North Korea this week pulled its workers from the Kaesong industrial zone, placing in doubt the future of the last remaining sign of economic cooperation between the two wartime foes. It earlier blocked South Korean access to the center.

    On Thursday, Taiwan became the first country to warn against traveling to North Korea. A foreign ministry statement urged citizens to delay non-essential trips to the country because of the unpredictability of the security situation.

    South Korea's central bank, however, reassured investors that the threats pose no immediate threat to Seoul's economy, which is Asia's fourth largest.

    • North Korean children hold up red scarves to be tied around their necks during an induction ceremony into the Korean Children's Union held at a stadium in Pyongyang, April 12, 2013.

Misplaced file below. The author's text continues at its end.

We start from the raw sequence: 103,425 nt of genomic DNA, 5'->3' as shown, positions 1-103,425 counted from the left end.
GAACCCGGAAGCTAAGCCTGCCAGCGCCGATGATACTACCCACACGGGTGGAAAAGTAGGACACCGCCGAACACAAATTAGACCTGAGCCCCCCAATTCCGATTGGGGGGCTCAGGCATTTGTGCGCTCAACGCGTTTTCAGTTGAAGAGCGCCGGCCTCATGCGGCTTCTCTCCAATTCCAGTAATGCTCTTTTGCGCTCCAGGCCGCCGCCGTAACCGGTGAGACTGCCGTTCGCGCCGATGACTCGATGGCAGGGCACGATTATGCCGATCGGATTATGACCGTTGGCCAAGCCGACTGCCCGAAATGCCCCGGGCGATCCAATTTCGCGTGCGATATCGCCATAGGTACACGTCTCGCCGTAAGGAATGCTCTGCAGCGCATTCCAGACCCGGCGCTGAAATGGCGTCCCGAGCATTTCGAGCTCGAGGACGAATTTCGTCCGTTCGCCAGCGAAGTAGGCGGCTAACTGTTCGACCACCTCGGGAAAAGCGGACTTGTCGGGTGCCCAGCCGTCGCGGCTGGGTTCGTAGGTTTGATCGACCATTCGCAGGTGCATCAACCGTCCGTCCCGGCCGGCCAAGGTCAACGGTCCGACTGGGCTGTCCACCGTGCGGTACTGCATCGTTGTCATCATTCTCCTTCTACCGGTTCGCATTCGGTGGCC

• Two military officers admire displays at a flower show featuring thousands of Kimilsungia flowers, named after the late North Korean leader Kim Il Sung, Pyongyang, April 12, 2013.
    • South Korean soldiers stand guard at an observation post near the demilitarized zone (DMZ) which separates the two Koreas in Paju, north of Seoul April 11, 2013.
    • Female North Korean soldiers patrol along the banks of Yalu River, near the North Korean town of Sinuiju, opposite the Chinese border city of Dandong, April 11, 2013.
    • A North Korean man blocks his face with his hand from being photographed as he and other residents take a ferry in Yalu River, near the North Korean town of Sinuiju, opposite the Chinese border city of Dandong, April 11, 2013.